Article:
Fort McPherson was something of an entrepôt for Arctic Canada, visited by both the Gwichʼin First Nations people from the surrounding territory and the Inuvialuit Inuit from the Mackenzie Delta.† In the summer of 1898 it also received a visitation of about two hundred prospectors in fifty assorted boats, all keen to resupply, hire local guides, and then get moving farther up towards the Peel River headwaters before the first snows in the high passes prevented further progress. Mitchell found a Gwich’in guide, Bonnet Plume, who undertook to lead him and his party to the watershed pass above the Stewart River; he also turned up an invaluable map of the Peel River prepared by Comte Edouard de Sainville in 1893.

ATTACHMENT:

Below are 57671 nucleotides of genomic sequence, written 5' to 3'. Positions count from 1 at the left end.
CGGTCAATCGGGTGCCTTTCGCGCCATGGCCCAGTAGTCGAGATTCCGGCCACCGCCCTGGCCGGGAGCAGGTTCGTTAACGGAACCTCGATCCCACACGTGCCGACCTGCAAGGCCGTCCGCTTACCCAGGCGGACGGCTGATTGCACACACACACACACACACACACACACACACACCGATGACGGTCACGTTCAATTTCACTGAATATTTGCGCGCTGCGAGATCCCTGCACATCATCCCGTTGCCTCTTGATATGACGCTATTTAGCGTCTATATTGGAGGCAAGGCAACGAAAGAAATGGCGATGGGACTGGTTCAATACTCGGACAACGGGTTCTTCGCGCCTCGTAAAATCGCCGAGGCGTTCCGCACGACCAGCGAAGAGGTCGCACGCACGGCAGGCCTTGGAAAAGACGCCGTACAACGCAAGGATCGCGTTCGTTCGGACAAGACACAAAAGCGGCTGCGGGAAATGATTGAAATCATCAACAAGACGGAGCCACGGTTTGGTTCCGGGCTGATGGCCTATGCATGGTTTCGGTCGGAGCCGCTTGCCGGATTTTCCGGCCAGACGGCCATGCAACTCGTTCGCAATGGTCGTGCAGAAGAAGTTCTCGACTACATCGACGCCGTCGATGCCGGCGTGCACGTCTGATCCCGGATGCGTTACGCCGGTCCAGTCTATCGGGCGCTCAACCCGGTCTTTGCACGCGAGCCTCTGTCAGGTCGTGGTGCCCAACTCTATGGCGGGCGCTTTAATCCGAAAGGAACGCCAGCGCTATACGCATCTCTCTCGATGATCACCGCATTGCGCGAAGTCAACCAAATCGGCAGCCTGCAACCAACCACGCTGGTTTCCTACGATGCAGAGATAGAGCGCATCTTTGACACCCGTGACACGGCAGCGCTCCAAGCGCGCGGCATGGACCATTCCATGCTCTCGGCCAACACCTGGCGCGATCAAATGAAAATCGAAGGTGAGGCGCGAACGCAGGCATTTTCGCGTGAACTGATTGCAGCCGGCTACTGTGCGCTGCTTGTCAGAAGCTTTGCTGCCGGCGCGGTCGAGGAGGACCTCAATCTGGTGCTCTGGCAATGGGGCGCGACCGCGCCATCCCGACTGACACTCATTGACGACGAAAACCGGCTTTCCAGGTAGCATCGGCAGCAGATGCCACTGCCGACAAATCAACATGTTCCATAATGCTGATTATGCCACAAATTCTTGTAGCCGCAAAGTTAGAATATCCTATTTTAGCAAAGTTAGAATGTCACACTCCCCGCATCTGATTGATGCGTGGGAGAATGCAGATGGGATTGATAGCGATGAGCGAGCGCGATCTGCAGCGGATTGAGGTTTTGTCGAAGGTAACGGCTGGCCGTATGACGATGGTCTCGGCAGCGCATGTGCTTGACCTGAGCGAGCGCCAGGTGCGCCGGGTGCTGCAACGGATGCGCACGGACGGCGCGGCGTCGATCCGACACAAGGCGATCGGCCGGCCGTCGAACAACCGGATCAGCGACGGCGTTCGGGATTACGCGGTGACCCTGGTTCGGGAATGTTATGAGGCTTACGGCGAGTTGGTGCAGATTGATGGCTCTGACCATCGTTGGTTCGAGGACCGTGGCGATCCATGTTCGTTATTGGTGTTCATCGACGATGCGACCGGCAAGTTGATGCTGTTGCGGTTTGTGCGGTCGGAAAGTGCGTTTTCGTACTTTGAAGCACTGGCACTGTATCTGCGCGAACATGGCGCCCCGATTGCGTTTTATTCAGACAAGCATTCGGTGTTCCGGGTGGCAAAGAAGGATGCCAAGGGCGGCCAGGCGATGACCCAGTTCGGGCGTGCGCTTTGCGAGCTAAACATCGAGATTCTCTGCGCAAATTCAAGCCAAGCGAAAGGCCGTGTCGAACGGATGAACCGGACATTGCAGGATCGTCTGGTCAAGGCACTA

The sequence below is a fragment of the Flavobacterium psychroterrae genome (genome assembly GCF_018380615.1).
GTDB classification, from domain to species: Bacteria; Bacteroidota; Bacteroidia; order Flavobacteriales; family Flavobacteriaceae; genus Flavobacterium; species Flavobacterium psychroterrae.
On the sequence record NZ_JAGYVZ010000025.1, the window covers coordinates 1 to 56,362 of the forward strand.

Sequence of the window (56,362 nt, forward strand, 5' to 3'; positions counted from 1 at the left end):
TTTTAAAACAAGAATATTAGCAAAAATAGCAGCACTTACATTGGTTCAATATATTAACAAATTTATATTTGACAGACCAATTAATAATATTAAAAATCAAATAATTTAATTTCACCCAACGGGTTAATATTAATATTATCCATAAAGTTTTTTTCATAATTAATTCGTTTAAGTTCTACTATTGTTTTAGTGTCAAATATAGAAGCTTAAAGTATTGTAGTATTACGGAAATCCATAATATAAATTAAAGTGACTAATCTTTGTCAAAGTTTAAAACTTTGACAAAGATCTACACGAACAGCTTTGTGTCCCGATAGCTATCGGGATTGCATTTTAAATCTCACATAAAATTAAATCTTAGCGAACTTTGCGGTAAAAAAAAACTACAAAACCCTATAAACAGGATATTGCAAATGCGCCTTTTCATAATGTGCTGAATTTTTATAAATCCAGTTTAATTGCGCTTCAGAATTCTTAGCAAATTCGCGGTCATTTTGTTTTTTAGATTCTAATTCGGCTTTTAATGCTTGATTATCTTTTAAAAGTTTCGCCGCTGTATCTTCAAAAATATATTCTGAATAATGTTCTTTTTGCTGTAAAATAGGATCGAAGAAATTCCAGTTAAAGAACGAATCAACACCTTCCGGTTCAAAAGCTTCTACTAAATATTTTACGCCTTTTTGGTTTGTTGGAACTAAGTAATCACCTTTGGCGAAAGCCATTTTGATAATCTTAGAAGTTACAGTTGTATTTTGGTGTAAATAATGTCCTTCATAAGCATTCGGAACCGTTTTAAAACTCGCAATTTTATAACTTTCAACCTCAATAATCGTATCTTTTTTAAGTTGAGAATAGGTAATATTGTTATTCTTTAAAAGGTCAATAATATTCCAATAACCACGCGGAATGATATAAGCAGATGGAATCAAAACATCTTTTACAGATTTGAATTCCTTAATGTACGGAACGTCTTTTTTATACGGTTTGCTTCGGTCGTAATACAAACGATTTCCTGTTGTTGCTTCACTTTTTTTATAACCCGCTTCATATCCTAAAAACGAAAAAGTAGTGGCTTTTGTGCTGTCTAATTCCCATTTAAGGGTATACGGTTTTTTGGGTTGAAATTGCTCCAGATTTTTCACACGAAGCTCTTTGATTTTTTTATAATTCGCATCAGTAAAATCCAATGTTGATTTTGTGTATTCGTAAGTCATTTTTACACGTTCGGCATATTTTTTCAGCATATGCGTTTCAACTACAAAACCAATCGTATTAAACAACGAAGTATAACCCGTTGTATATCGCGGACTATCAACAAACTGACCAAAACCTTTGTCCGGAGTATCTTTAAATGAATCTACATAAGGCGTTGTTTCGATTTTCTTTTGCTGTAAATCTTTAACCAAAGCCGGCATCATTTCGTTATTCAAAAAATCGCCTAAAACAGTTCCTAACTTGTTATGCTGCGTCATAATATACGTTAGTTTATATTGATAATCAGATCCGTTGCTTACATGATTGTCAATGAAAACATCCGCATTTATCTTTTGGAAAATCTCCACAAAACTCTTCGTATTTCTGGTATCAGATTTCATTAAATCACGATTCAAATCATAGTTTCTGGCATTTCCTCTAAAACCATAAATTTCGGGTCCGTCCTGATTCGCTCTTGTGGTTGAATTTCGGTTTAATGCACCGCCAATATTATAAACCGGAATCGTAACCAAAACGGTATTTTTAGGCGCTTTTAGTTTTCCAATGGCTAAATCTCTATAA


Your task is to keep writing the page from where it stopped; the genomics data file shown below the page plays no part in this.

Hauling boats upriver through the canyons and rapids of the Peel (a process called “tracking”) was exhausting work. Boats suited to the broad reaches of the Mackenzie were too long, and were cut in half at the riverside, with a new bow and stern for the half-boats being fashioned from local timber. By mid-September, just after the party of prospectors, by now much strung out, had turned south to follow the Wind River, the first snow-storm intimated that they were not going to reach the Yukon watershed until the following year. They stopped and built a temporary cabin village in which to overwinter, which they grandly named “Wind City”. Here, the group occupied their time with hunting, prospecting widely around the camp, getting into fights, and tending those among them who developed scurvy. Mitchell and Bonnet Plume also trekked the hundred and forty miles up Wind River to establish that there was indeed a viable pass connecting to the headwaters of the Stewart.